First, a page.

What Is Benzoyl Peroxide? The Full 101 On This Acne-Fighting Ingredient

Here's what you need to know before using benzoyl peroxide to treat your acne.
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When it comes to addressing acne, a few options are as effective as benzoyl peroxide. Along with salicylic acidtea tree oil, and retinol, this guy has a big reputation in skincare due to its unmatched ability to fight off acne-causing bacteria, heal pimples and prevent breakouts, which is why most derms recommend it. But as good as it may be, benzyl peroxide has a track record of inducing irritation so it’s deadly important to know all the how-tos before adding it to your skincare routine. Ahead you’ll find everything about benzoyl peroxide, from how it treats acne to who can use it and how to use it.

What is benzoyl peroxide?

Benzoyl peroxide is an ingredient derived from hydrogen peroxide that works as an antiseptic, keratolytic, anti-inflammatory, and antibacterial agent.[1] In skincare, benzoyl peroxide is used to treat acne, and it can be found in all sorts of over-the-counter products, from face washes to gels, creams, and spot treatments in concentrations ranging anywhere from 2.5 to 10%. There are also products with higher strengths of benzoyl peroxide, which only a dermatologist can prescribe.

Benzoyl peroxide for treating acne

There are a few mechanisms by which benzoyl peroxide tackles acne. First and foremost, benzoyl peroxide releases oxygen into the skin, destroying breakout-causing bacteria.[1] Furthermore, due to its keratolytic (exfoliant) properties, benzoyl peroxide helps unclog pores, speed up pimple healing, and eliminate excess sebum and bacteria from the surface of the skin.

As an anti-inflammatory agent, benzoyl peroxide also eases swelling and decreases the number of inflamed pimples, while thanks to its mild comedolytic effects, it inhibits the formation of comedones and blemishes.[2]

What types of acne can benzoyl peroxide treat?

While benzoyl peroxide works best for inflammatory acne — those red bumps that contain pus and sometimes hurt — it is not the best choice for blackheads and whiteheads. It’s also effective for cystic breakouts, the most severe type of acne characterized by painful and hard bumps below the skin’s surface filled with pus. Since P. acnes bacteria is a major contributor to cystic acne, benzoyl peroxide kills bacteria and speeds up healing. However, at this point, you might need a prescription-strength benzoyl peroxide product. So, for the best, go and see a derm.

The side effects

Benzoyl peroxide is a drying ingredient, so there’s a chance you can experience dry, red, or peeling skin as a side effect. To help counteract any of the above, use benzoyl peroxide along with hydrating ingredients like hyaluronic acidsqualane, and reparatory ceramides and peptides.

How to use benzoyl peroxide

How you use benzoyl peroxide depends on the product at hand. If used in a cleanser, you can use it daily as the concentration shouldn’t be high enough to cause any irritation. But if you’re using a spot treatment, gel, or cream, with a higher concentration of benzoyl peroxide, start applying it on alternate days and notice how your skin reacts to it. Use your benzoyl peroxide product at night because it can make skin photosensitive. And never skip sunscreen the following day.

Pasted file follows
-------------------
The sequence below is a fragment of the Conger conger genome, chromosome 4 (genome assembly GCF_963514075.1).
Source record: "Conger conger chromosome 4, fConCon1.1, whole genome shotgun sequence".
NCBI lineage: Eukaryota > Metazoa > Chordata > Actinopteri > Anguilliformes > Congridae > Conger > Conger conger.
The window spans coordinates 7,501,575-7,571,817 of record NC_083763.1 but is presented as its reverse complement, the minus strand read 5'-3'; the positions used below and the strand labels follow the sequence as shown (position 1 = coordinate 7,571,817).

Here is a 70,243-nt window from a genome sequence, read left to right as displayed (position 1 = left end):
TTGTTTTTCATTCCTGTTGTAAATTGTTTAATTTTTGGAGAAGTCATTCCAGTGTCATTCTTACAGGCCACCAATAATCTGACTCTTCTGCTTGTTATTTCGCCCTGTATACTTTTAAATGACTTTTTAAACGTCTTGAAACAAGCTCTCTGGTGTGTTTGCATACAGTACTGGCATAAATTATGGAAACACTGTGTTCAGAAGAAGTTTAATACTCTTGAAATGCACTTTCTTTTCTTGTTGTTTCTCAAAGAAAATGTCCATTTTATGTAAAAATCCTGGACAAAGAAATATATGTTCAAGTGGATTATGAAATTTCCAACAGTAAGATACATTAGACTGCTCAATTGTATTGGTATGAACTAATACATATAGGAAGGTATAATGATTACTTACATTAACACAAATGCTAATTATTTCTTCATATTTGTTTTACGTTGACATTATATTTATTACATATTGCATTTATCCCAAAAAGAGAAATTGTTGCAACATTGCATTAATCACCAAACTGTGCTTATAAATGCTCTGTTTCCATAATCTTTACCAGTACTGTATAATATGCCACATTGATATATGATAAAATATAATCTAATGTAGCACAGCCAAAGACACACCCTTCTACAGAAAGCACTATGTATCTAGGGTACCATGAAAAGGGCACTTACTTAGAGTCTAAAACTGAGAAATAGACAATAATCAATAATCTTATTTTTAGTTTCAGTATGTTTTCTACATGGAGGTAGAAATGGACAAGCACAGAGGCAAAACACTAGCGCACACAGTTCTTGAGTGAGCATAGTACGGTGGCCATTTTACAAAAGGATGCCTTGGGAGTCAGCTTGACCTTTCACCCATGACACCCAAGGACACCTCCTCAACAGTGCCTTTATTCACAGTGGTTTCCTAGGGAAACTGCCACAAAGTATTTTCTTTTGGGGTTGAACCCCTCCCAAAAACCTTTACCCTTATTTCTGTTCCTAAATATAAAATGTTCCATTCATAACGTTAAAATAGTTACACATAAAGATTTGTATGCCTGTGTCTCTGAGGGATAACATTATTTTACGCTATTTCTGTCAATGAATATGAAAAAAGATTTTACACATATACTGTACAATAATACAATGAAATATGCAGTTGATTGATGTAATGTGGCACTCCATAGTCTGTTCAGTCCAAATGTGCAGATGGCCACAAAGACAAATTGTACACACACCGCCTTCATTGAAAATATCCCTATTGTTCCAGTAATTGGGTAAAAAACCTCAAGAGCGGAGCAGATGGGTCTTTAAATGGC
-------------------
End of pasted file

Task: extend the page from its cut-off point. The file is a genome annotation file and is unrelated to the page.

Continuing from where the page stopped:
What percentage of benzoyl peroxide is best?

Benzoyl peroxide comes in strengths varying from 2.5 to 10%. But a higher concentration doesn’t necessarily mean better results. During several studies, 2.5 or 5% benzoyl peroxide provided more or less the same benefits as 10% but with fewer irritations.[3] The takeaway? Always start with a low-concentrated product and gradually work your way up to help your skin build tolerance and avoid side effects.

Read next: Benzoyl Peroxide vs. Salicylic Acid: Which One To Use


Women’s Concepts uses reliable sources, including dermatologists’ insights, clinical trials, and scientific journals, to find accurate information and support all the facts shared in our articles. All statements and claims have clear and legit references. Read our editorial policy to learn more about our sources of information, our process of researching and fact-checking the content, and how our team strives to keep all articles updated, completed, and trustworthy.

  1. National Center for Biotechnology Information (2022). PubChem Compound Summary for CID 7187, Benzoyl peroxide. Retrieved March 21, 2022. Source
  2. John J. Russell, M.D., Abington Memorial Hospital, Abington, Pennsylvania, Topical Therapy for Acne, Am Fam Physician. 2000 Jan 15;61(2):357-365. Source
  3. Mills OH Jr, Kligman AM, Pochi P, Comite H. Comparing 2.5%, 5%, and 10% benzoyl peroxide on inflammatory acne vulgaris. Int J Dermatol. 1986 Dec;25(10):664-7. doi: 10.1111/j.1365-4362.1986.tb04534.x. PMID: 2948929. Source
Who wrote this?
Ana Vasilescu
Ana Vasilescu
Ana Vasilescu is the founder and editor-in-chief of Women's Concepts. She has over 5 years of experience working in the beauty editorial industry and dermatological research and was an acne sufferer for over a decade. Ana is now an IAO and CPD-accredited skincare consultant keen to teach others about the importance of a consistent routine. She covers a wide range of topics in skincare—from buzzy ingredients to anti-aging and acne advice. She holds a BA in Sociology and Political Sciences from the National School of Political and Administrative Studies. Find her on LinkedIn or Instagram.
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